View of “Rosemarie Trockel: A Cosmos,” 2012–13. Left, suspended: Günter Weseler, Objekt für Atemtraining (Object for Breathing Exercises), 1969. On table: Nine untitled and undated works by James Castle. Photo: Benoit Pailley.

View of “Rosemarie Trockel: A Cosmos,” 2012–13. Left, suspended: Günter Weseler, Objekt für Atemtraining (Object for Breathing Exercises), 1969. On table: Nine untitled and undated works by James Castle. Photo: Benoit Pailley.

Rosemarie Trockel

View of “Rosemarie Trockel: A Cosmos,” 2012–13. Left, suspended: Günter Weseler, Objekt für Atemtraining (Object for Breathing Exercises), 1969. On table: Nine untitled and undated works by James Castle. Photo: Benoit Pailley.

IN AN ESPECIALLY COMPELLING SIGHT LINE offered by “Rosemarie Trockel: A Cosmos,” one can simultaneously take in a humongous preserved lobster, a sleek, jet-engine-like aluminum sculpture by the somewhat-forgotten Parisian artist Ruth Francken, and three modest gestural abstractions painted by an orangutan named Tilda. While ostensibly conjoined under the rubric of “natural history”—one of the four thematic orders of things that Trockel and curator Lynne Cooke used to organize the exhibition—this heterogeneous group buzzes with an innate feeling of kinship so convincing it makes rational taxonomy seem entirely beside the point. Although these objects are, respectively, a preserved specimen of nature, an artwork by a historical figure, and a new piece by Trockel (who acquired the three paintings, framed one in a Perspex box, and assembled them into a triptych titled Less sauvage than others, 2012), they present themselves as if they have always belonged together, perfectly. This exhilarating exhibition, which originated at the Museo Nacional Centro de Arte Reina Sofía and is currently on view at the New Museum (where Massimiliano Gioni and Jenny Moore assisted in coordination), is full of such moments of unlikely correspondence and surprising harmony. Filling three floors of the institution, it mixes—in roughly equal quantity—a selection of mostly recent artworks by Trockel with a panoply of other objects, and flies on the combined strength of Trockel’s own work and the choices she makes to contextualize it. Her sensibility alone provides the ground on which relations between seemingly incongruous objects can be drawn, and the pitch-perfect clarity of this sensibility creates a mind-expanding “cosmos” that seems both complete and novel.

Heterogeneity has characterized Trockel’s practice from the beginning, and over the past three decades, the Cologne-based artist has chosen whatever means have best suited her ends. Whether probing the cultural categories that organize and proscribe social behavior, interrogating the ideological distinctions between art, craft, and artifact, or expanding our understanding of the production and replication of knowledge, her art has taken myriad forms as part of its basic program. This mutability has been manifest in Trockel’s radical material fluidity—she works in sculpture, textiles, ceramics, photography, video, installation, painting, drawing, and book design (to name only those artistic mediums on view here)—but also in her sustained interest in collaboration and other alternate modes of artistic production. Thus the spirit of experimentation, generosity, and critique that frames Trockel’s choice to adapt the invitation for a major international solo museum show to further radicalize ideas of difference and correspondence seems a logical extension of her larger artistic aims.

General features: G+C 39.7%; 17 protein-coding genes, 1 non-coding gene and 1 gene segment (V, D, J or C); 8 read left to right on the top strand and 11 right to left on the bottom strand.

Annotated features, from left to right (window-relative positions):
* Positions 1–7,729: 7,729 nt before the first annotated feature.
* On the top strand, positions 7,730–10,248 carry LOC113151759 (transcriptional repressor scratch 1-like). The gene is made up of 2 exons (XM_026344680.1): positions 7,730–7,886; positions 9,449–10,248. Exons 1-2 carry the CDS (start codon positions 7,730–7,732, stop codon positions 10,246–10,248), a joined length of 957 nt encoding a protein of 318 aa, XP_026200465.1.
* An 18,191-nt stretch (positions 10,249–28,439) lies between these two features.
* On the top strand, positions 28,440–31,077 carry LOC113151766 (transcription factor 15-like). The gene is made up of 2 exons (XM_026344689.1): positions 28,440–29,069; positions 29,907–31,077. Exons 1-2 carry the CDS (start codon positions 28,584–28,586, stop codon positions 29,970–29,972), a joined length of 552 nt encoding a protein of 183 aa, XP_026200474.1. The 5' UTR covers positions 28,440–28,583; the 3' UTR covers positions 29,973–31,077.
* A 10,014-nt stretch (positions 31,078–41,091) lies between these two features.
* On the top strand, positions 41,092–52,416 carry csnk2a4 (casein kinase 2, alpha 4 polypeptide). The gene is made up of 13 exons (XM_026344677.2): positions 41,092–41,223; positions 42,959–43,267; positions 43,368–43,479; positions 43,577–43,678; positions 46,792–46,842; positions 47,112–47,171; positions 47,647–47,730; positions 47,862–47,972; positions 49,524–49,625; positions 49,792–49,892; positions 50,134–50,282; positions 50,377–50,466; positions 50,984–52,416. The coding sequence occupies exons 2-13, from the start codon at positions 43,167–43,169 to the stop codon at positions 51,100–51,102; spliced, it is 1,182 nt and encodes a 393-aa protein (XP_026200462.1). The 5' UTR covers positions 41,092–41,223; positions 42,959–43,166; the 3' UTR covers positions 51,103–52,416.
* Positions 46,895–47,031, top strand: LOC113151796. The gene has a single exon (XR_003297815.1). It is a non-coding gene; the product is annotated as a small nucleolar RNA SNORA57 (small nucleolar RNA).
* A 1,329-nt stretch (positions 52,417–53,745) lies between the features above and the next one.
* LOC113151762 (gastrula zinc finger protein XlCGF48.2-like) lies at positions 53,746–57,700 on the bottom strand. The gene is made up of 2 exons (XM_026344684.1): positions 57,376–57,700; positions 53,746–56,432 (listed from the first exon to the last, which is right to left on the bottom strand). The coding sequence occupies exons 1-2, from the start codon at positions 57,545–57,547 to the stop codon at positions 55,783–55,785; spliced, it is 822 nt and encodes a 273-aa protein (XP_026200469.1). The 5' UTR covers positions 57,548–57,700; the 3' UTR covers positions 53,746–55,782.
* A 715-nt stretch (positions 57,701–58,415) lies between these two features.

“A Cosmos” not only eschews the autographic, triumphant, self-aggrandizing ethos that characterizes so many monographic museum exhibitions today but aptly epitomizes the spirit of an artistic project that has always exemplified a quieter, if certainly no less determined, position. By sharing the stage with other works with which she feels, in Cooke’s words, “elective affinities,” Trockel teases things out of the traditional exhibition format and reveals possibilities that normally remain hidden beneath a naturalized surface of cultural habit. Most overtly, she refuses to limit the content of her show to properly “artistic” practice, pairing her art with objects by makers who do not self-identify as artists. Indeed, the show is chock-full of work made by “outsider” artists, anonymous illustrators, and naturalist glassblowers (not to mention apes). Trockel trains her viewer’s attention on other exhibition conventions as well, by, for example, altering the lighting and wall color throughout the show, varying display containers (pedestals, tabletops, vitrines), and deviating from the normative presentation of framed pieces by hanging works at various heights. Nodding to the conventions of both contemporary art spaces and a historical lineage of museological organization and display—from the Wunderkammer to the natural-history museum—Trockel thus provides an additional lens though which to consider her own hierarchy-challenging practice, all the while recontextualizing the exhibition at hand.